Selma James: Wages for Housework

Chris, London 100423.2040 at
Tue Dec 12 08:14:09 MST 1995


If I am not mistaken, the ("Marxist-Feminist cult") group led by Selma James
(one time wife of CLR) was "Wages for Housework." Its program is aptly
described in its name. I believe it was based in London, so maybe Chris B. or
other UK folks would know more. I believe that I have a copy somewhere of a
pamphlet written by Selma also entitled "Wages for Housework" which outlines
the justification for this position, but it would be covered with 20 years of
dust. The description of Doug's correspondent seems to the point of what I
knew. If the pamphlet would be useful, I could roust it out.


True, I knew a young American woman, by the name of Hall, whose older sister, 
and mother were often talking about Selma James, and I think worked with her. 
It seemed all rather problematical, and it was not clear to me that it was 
really appropriate for me to get interested in it, so I cannot say more from 
that time.

Jon, who may not be able to comment just now, as I believe he is taking a 
short break, said the key connection was with the Italian "Autonomia" movement.
Perhaps our Italian subscribers can add more detail.

As it happens I do think it would be very interesting to dig the pamphlet
out. Not as a serious campaign but as a dramatic thought experiment in 
Marxism, Wages for Housework is very challenging. IMO what it does is to shine
the spotlight on the fact that the total pool of exchange value, based on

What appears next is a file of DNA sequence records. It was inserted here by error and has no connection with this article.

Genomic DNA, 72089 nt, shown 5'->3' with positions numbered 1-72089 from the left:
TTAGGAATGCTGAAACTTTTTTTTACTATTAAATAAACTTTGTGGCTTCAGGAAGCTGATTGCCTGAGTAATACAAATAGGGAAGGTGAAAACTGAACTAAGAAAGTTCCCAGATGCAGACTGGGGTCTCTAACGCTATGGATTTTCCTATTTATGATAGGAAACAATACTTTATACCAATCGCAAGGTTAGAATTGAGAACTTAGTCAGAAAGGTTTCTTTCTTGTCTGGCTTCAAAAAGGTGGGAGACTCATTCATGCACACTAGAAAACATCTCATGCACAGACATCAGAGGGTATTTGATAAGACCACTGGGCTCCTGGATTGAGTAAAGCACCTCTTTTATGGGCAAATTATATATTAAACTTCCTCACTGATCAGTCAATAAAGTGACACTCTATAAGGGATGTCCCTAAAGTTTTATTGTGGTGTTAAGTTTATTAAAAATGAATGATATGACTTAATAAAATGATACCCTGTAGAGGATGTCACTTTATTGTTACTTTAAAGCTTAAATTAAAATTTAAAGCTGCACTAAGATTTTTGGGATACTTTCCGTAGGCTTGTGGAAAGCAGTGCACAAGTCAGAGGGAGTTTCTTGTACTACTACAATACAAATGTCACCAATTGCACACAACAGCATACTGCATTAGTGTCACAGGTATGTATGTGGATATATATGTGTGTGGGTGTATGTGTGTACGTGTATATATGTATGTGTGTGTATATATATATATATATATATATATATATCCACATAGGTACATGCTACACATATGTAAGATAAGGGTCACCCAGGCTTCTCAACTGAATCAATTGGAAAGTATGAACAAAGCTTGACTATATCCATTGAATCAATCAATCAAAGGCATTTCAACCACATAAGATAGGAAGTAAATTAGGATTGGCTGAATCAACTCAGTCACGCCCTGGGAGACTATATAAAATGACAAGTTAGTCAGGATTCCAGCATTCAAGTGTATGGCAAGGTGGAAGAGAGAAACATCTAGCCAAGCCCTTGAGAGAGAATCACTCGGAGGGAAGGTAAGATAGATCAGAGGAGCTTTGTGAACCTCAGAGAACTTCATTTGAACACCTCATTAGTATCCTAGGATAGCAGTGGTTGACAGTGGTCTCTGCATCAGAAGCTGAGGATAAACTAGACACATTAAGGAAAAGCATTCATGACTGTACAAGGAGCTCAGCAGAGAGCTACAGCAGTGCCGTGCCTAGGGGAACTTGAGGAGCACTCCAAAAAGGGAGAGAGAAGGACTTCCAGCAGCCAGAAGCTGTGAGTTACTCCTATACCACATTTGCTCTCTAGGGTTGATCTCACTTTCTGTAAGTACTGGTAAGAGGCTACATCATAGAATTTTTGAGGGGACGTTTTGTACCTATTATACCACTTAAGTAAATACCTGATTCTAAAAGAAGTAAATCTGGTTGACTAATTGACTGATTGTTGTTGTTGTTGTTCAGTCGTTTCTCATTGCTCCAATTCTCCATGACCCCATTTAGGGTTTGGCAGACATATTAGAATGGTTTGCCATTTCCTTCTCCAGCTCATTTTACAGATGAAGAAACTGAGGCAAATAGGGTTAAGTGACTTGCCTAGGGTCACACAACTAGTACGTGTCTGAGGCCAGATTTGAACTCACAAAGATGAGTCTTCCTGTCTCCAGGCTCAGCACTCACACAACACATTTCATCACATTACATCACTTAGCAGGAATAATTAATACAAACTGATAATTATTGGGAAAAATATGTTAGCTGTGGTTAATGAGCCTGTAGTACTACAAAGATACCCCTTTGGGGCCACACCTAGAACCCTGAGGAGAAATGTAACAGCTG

commodity producing labour, is part of a wider set of all socially valued labour,
that goes into reproducing the society. Because women are at times more on the
edge of this boundary than men, owing to discrimination and child care etc,
these phenomena and the inteweaving patterns of injustice and misfortune 
cannot be untangled without an analysis of the different compartments of 
commodity exchange and non-commodity exchange.

I asked an old member of the CPGB yesterday and she said wages for housework
had obvious objections to her: it raised questions about the class 
position of the employer, and created the possibility of commodifying other
personal domestic services, in a way she found unappealing. But this seemed to 
assume the man would be the employer and the woman the home-maker.

So it would be interesting to see how Selma James put forward the case at 
its strongest, and how she met the objections.

Chris B,

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